Downton Abbey in Vanderbilt—Writing Studio
by Irene Liu
Writing Studio is where we revise papers. It is located on the end of Edgehill Avenue, like an ancient castle. There’s a large courtyard in front of the door and a stone stair in front of the yard.
It is not yet the season-changing time, but falling maple leaves—with mixed color of yellow, orange, and red—pile on the dark ivory steps, scatter on scarlet wooden benches, sweep across brown marble floor. Those leaves, like my yearning for hometown Beijing, China where golden ginkgo leaves would bury me in autumn, is everywhere on campus. The boundary between autumn and winter in Beijing is so clear when municipal heating supply arrives. I don’t see the boundary in Nashville, as temperature can change from 20 ℃ to 7 ℃ in two days and bounce back several days latter. Every time I see sunshine falls in that yard, I wonder if the sun also visits Beijing and brings my longing to my family. I wonder whether my little sister still covers her nose when she wanders through the street full of smelly ginkgo fruits. I wonder whether my grandpa still gets up at 5am and runs around the park near my home. I wonder whether my mom is still energetic about working out and shopping. I wonder whether my dad is still unsatisfied with his stable job.
Writing studio is a place for love to grow.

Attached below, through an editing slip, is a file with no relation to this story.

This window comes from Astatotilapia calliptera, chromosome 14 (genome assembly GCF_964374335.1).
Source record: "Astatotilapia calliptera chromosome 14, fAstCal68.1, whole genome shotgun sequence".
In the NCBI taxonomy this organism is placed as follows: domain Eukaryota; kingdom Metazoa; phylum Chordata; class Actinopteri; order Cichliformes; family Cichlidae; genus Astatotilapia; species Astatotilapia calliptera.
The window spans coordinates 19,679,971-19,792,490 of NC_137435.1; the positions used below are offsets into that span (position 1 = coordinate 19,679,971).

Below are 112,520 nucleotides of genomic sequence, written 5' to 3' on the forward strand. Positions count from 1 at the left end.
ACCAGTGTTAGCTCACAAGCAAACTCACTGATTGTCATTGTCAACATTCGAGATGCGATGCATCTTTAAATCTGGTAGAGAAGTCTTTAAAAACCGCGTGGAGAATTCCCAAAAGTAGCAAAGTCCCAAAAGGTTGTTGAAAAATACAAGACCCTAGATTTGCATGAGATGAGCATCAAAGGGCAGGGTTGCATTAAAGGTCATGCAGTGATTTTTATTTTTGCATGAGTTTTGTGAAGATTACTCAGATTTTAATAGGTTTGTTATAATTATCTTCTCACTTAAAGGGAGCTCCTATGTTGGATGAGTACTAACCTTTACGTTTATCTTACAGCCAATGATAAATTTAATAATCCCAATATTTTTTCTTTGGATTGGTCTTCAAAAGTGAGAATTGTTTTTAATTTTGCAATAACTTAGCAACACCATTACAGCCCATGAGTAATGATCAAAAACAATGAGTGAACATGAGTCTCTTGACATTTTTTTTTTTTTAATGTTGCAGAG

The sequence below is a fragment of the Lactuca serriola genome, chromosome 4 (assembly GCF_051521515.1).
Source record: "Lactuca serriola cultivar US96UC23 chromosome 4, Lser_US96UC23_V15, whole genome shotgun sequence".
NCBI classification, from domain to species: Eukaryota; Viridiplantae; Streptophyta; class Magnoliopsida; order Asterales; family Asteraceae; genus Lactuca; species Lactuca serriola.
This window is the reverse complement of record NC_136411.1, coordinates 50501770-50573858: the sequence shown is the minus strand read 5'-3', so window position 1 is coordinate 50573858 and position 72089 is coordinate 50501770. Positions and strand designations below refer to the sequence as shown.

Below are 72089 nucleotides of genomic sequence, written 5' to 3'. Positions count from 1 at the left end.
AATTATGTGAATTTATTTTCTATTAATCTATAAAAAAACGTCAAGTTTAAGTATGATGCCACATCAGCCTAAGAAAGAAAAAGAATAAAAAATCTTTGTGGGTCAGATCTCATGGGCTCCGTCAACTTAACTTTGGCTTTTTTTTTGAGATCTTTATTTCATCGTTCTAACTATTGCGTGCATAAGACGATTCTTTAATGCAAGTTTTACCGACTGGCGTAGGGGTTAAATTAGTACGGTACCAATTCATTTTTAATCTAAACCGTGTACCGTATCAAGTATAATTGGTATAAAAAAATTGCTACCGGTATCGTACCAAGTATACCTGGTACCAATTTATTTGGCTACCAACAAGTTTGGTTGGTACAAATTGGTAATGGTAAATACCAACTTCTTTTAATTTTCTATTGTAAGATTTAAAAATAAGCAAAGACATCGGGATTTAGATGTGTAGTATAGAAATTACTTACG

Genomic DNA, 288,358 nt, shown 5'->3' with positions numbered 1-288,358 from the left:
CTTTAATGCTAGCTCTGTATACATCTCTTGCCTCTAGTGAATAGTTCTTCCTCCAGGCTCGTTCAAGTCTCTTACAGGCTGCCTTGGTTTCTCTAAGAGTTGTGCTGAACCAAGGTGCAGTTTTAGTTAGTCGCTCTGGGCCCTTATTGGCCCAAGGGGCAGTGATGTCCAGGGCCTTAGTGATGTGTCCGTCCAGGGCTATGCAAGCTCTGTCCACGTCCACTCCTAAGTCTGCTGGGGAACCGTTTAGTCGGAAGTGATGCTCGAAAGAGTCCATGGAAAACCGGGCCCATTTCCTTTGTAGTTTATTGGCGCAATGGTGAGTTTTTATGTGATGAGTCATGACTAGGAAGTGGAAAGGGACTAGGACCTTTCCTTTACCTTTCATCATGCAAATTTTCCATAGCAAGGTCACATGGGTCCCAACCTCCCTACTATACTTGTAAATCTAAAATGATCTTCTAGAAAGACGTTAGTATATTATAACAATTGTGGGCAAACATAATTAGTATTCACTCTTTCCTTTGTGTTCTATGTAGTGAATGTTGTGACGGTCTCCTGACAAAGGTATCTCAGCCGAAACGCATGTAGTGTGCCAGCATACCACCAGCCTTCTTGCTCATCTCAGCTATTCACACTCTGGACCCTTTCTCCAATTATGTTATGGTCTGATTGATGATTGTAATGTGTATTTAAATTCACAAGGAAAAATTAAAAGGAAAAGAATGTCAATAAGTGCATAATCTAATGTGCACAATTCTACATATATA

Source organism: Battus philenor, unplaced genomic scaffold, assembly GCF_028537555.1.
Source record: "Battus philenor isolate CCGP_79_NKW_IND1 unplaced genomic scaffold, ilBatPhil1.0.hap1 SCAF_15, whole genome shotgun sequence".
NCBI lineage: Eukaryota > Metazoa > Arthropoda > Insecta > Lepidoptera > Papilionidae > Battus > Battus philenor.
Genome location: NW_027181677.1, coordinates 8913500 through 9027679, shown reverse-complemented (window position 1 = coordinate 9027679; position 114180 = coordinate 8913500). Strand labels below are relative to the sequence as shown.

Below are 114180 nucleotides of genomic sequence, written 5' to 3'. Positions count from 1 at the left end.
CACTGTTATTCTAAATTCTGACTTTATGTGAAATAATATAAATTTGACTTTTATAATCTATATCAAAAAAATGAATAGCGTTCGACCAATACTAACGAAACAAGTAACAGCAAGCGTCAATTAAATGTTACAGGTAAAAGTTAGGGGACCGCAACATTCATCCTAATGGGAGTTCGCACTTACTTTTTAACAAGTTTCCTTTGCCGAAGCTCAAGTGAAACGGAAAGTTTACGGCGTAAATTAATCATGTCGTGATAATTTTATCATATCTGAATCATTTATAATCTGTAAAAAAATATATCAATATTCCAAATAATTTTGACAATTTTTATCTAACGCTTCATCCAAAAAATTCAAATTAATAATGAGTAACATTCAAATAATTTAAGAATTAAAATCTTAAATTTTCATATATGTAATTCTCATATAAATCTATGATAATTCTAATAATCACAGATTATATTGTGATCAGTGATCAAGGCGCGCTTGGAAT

Every time I enter writing studio, I feel like entering an old novel—Wuthering Heights, Mansfield Park, or Northanger Abbey. No matter which mansion it is, various fantastic stories are generated and profound thoughts are provoked by brilliant souls inside. I talk with tutors about Antony and Cleopatra and understand Cleopatra’s typical characteristics described by Aristotle and Wordsworth—her prototype comes from real life, her sophisticated personalities are open to interpretation, her villain are rooted in human nature. I talk with tutors about Wuthering Heights and find out the subversive power Nelly, the servant, has in the novel. She controls the narration and characterization by telling stories to the primary narrator Lockwood; she injects her merits and value to two Catherines and Hareton when raising them up.
Writing studio is a place for ideas to grow.
Every time I leave writing studio, I stand against the door and stare through the yard at the car road. Are there couples cuddling on the bench like every literary comedy ends? Are there lost souls like me who wish to leave their footprints on this place.
As I walk down the steps, everything goes back to routine. Cars move slowly on the road; people trot on the pedestrian with phones in their hands. I tighten my jacket and head towards the next class.